Sometimes, you just have to chase a plot bunny. Here’s where today’s has been leading me:
Dan bent his stiff fingers around the ice covered sapling. He groaned as he squatted to lower himself down the muddy slope. His knee popped and he grunted, momentarily pausing while he lowered himself. The sapling bent and ice crackled. Dan’s foot slipped. He strained, pulling harder against the sapling. It snapped, sending him head first down the hill.
A tree a few feet down halted his fall. He laid for a moment, icy leaves against his cheeks. The chill of the ground penetrated his damp clothes, and his muscles tensed into full body shivering. He shut his eyes. Pin-pricks of snow touched his exposed cheek. Dan blinked at the leaves in front of his face and forced himself to sit up. Using the tree for support, he pulled himself up and carefully made his way down the hill to the bottom of the narrow valley. Downstream, he knew, there were some warm spring pools that sometimes had fish in them. At least, he thought, he could chew on some moss for a while for a least a little nourishment. From there, he’d head back to the run-down cabin that he had occupied and made a home of.
Snow and ice in the bottom of the valley hid rocks and fallen trees, making his trip slow and treacherous. His feet fell leaden. He had lost sensation in his toes sometime earlier, but had continued trudging forward. It felt like a storm was on the way, and he wanted to try to forage at least a little before he was stuck in the cabin for a few days.
“I miss being warm,” he said to no one.
A snap above him on the valley edge caught his attention. He froze and looked back. A bird called. He waited. There was nothing. He continued on.
Steam rose off the tiny pool of ice-free water. Dan knelt on the bank and attempted to scoop some of the water into his mouth. The water ran through his stiff, cold fingers. He bent and put his mouth directly into the water and drank deeply. He sat up and surveyed the water’s edge. Some moss grew on the other side. He rocked back to stand. The water in front of him burst as an explosion blasted him from the behind.
Dan covered his head and staggered to the side. He ducked when he heard a second explosion. Dirt and stones showered over him. He ran.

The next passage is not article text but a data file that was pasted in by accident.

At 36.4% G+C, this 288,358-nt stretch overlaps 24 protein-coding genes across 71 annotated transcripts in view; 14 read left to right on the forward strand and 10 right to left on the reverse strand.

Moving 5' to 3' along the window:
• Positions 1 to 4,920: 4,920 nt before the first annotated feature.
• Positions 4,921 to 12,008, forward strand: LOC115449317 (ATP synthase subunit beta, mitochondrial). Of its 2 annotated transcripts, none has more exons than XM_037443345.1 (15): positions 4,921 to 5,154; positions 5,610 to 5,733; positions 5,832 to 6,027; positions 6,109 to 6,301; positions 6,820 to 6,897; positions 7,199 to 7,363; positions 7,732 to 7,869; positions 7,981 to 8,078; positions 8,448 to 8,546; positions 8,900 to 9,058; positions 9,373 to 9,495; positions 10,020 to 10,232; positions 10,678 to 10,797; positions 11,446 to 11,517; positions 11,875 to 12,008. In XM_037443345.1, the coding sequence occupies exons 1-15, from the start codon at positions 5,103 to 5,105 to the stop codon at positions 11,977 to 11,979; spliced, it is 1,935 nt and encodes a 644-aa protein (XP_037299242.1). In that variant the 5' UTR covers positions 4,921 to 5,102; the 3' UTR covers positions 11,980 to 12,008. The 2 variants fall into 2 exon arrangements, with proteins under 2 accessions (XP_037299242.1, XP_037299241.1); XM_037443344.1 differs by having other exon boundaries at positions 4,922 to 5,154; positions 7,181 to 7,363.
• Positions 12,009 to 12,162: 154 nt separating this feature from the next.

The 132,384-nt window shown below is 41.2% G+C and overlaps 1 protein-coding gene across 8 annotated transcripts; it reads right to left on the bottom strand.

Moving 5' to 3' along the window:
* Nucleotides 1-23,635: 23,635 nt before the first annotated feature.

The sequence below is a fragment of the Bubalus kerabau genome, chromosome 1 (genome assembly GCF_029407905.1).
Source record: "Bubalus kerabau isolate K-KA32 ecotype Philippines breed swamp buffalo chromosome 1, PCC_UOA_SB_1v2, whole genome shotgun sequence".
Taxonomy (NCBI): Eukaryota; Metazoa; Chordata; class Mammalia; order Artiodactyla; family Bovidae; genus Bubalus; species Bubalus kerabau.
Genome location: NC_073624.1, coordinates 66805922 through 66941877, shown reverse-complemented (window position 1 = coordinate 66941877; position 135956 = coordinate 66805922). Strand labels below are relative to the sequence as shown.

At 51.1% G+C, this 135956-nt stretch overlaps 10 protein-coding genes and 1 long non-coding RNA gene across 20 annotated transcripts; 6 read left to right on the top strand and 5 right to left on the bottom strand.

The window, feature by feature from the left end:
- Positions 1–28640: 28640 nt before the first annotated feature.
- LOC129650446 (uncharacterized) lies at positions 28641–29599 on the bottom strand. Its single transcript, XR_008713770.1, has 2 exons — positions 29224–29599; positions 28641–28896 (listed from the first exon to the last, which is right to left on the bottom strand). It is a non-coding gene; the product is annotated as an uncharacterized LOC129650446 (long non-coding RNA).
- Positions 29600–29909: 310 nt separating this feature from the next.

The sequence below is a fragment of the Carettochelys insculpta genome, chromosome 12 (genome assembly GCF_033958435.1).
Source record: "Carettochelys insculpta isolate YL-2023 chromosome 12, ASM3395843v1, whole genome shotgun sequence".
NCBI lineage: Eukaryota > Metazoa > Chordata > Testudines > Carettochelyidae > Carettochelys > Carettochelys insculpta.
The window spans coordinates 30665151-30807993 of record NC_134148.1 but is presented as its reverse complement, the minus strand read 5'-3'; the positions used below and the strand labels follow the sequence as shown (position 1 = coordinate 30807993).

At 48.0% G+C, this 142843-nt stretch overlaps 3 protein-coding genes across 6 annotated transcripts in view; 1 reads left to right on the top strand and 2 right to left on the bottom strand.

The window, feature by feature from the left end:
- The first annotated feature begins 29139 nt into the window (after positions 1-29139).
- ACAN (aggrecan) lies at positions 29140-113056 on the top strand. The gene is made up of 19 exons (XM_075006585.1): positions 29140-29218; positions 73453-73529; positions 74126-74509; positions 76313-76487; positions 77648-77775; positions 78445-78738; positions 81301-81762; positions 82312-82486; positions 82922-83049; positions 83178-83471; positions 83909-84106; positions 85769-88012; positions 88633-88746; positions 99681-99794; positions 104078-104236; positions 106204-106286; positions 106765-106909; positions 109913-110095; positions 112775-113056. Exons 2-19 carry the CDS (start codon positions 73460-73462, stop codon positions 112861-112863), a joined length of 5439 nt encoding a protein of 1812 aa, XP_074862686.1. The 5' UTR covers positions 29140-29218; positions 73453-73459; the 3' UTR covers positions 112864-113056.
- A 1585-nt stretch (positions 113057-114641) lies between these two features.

He staggered blindly along the valley. Icy pains shot up his legs from his nearly frozen feet. He tripped and fell into a pile of logs and debris. He climbed up and over. Behind him came cries. Demands to stop. The valley turned, putting him momentarily out of sight of the gunman. He clambered up the bank. He could hear the man behind trying to navigate toward him. As Dan crested the rim of the valley, a tree ahead burst into splinters of wood. He dove aside.
Something caught Dan on the back. Another shot echoed against the trees as pain cut through his right shoulder and he fell hard, sliding briefly on his chest then rolling.
A yelp a joy carried through the chill air as the sounds of the gunshots faded.
Dan laid still, twisted slightly against a log, staring up at the greying sky. The snowflakes made the forest look like the world was losing its signal and going fuzzy.
Sticks snapped nearby, and Dan’s assailant cursed. He remembered why he was laying there and struggled to get up. His arm dangled painfully at his side. He could feel blood running down his chest and back.
The man with the gun was coming. Dan fled, this time more slowly. He did not want to fall, because he wasn’t sure he could get up again. He came to another ravine and looked around quickly.
A shout rose from behind. “Where are you?” Dan peeked back to see an angry Clastad spinning, searching frantically for his quarry. Dan knew this place. He dashed toward the ravine, and a familiar well-beaten trail.
The Clastad spotted him. Another shot rang out, but not before Dan had disappeared into the ravine.